Next it is critical for the contractor to inspect the home’s walls to ensure that the entire building envelope provides a continuous and consistent layer of thermal performance while also addressing other key needs like air tightness and moisture management. All of these play a key role in the performance of the wall system. All cavities where insulation is to be installed will have all six sides of the cavity in contact with insulation once the wall system is complete. Specifically, there should be sheathing on the exterior, studs on four sides, and a wall finish that will go on the interior. The exceptions being attics above ceilings, space under floors and above an unvented crawlspace, rim or band joists in conditioned spaces, and conditioned basement or crawlspace walls.
The installer should also inspect the air barrier system prior to insulating. This means that a continuous plane of air-impermeable materials—typically a combination of housewrap and sealants like caulk and spray foam—should be in place that separates the inside of the home from the outside. Any path through the walls, floors and ceilings in which air can move between the inside and outside of the house must be sealed before insulating begins. Common culprits for air leaks include holes for wires, electrical boxes and plumbing—it is the adjoining interfaces between systems and materials that are the most susceptible for leakage.
Once the contractor has deemed the home ready for insulation, every effort should be made to ensure there are no gaps, voids, or compression in the installed insulation, and that it is fully aligned with the interior wall surface. Insulation must fully fit the cavity from side to side and top to bottom. This may require that a combination of batt and blown-in fiberglass insulation be used depending on the situation.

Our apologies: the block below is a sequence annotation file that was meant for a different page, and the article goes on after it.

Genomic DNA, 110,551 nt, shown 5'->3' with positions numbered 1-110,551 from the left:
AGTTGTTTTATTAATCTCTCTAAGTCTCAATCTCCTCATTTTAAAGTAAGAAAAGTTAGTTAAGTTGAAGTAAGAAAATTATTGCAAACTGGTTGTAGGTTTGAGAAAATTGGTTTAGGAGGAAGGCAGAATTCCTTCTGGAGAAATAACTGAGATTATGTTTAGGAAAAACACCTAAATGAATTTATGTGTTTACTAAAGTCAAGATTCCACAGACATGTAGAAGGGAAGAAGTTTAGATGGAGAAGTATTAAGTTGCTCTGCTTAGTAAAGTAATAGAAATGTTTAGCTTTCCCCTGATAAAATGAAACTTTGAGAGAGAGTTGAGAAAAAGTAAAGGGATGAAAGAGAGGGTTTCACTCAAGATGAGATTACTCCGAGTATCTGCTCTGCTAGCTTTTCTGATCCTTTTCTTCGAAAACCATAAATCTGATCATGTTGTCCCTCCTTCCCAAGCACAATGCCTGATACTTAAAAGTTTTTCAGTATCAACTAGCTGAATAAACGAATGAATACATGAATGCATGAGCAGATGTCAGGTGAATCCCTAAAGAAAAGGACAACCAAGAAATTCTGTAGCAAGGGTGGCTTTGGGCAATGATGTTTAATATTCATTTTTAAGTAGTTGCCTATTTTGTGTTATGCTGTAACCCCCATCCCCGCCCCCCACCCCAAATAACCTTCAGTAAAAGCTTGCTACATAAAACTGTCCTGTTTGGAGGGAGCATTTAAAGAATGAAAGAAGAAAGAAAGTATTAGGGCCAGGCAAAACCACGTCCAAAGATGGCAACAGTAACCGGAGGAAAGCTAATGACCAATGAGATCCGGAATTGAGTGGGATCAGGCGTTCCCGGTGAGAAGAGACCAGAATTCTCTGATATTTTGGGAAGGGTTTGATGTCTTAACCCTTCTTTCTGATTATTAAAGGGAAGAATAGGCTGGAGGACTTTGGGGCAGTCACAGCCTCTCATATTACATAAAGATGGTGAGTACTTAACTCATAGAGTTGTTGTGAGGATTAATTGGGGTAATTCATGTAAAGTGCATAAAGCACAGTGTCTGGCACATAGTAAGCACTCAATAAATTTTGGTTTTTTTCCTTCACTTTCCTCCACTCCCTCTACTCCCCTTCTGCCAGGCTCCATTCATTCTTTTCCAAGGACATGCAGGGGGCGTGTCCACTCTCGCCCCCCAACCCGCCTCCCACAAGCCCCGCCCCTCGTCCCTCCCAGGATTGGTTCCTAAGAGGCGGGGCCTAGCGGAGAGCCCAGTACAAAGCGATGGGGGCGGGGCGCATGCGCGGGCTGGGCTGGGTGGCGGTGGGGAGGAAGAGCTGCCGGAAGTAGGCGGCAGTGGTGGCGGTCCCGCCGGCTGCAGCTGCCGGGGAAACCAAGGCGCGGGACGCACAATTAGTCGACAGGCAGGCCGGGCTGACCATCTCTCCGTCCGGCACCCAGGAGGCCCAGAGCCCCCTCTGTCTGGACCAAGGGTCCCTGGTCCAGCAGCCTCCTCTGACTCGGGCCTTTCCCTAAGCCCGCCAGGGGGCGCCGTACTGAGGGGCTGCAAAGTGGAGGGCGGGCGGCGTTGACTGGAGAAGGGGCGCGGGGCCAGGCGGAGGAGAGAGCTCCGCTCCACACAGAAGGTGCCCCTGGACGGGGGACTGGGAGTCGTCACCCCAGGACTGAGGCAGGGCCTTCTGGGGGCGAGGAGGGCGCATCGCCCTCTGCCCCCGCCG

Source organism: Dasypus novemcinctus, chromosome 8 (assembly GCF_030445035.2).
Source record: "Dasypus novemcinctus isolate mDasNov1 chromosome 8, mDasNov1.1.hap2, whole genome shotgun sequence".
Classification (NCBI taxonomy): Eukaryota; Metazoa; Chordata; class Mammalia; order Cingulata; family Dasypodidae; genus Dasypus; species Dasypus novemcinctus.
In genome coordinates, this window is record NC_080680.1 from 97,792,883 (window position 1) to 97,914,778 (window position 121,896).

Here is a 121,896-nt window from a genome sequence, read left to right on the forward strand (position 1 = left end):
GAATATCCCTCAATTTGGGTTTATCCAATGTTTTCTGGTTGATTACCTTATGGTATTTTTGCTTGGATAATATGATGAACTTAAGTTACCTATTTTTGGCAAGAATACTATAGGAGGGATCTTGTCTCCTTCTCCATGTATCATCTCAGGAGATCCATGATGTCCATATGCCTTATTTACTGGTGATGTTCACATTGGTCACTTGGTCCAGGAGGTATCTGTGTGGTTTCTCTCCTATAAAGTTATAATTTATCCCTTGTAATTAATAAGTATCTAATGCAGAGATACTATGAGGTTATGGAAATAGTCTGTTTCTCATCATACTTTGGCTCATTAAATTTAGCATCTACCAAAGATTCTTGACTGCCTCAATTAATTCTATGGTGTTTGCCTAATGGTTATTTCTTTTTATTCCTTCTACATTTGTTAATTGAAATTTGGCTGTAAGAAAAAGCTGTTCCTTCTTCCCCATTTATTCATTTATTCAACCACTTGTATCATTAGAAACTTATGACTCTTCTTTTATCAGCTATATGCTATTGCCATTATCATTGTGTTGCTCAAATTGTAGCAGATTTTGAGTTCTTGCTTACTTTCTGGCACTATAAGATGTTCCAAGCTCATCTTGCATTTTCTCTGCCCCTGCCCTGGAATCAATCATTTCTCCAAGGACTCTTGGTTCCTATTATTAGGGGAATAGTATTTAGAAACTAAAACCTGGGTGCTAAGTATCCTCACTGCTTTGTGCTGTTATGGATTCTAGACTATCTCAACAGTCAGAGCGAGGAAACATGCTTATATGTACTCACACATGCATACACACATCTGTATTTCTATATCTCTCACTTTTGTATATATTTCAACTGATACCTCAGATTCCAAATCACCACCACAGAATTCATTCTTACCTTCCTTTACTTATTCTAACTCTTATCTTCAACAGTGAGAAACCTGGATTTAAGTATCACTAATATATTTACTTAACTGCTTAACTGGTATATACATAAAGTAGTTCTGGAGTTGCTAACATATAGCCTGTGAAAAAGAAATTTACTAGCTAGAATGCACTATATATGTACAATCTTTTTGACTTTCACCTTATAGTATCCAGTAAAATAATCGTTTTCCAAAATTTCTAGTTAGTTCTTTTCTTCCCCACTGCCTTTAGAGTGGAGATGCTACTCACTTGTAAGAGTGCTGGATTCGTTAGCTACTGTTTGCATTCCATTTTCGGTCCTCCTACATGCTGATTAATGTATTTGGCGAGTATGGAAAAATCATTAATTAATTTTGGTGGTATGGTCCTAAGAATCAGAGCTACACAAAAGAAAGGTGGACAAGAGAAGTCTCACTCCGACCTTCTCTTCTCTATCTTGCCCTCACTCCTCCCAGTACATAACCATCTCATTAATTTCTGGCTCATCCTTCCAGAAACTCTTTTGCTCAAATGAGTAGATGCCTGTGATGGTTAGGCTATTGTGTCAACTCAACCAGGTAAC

To achieve Grade I with batts, only occasional or very small gaps are allowed. For blown-in fiberglass insulation, Grade I stipulations require the insulation fills netted wall cavities and flows easily around wiring and other obstructions to provide a uniform insulating layer without gaps or voids. There must also be a consistent density behind the netting.
Essentially when HERS raters inspect insulation installations, they look for compression, voids and gaps. By following the manufacturer’s guidelines and working with quality insulation, a Grade I should be easy to achieve.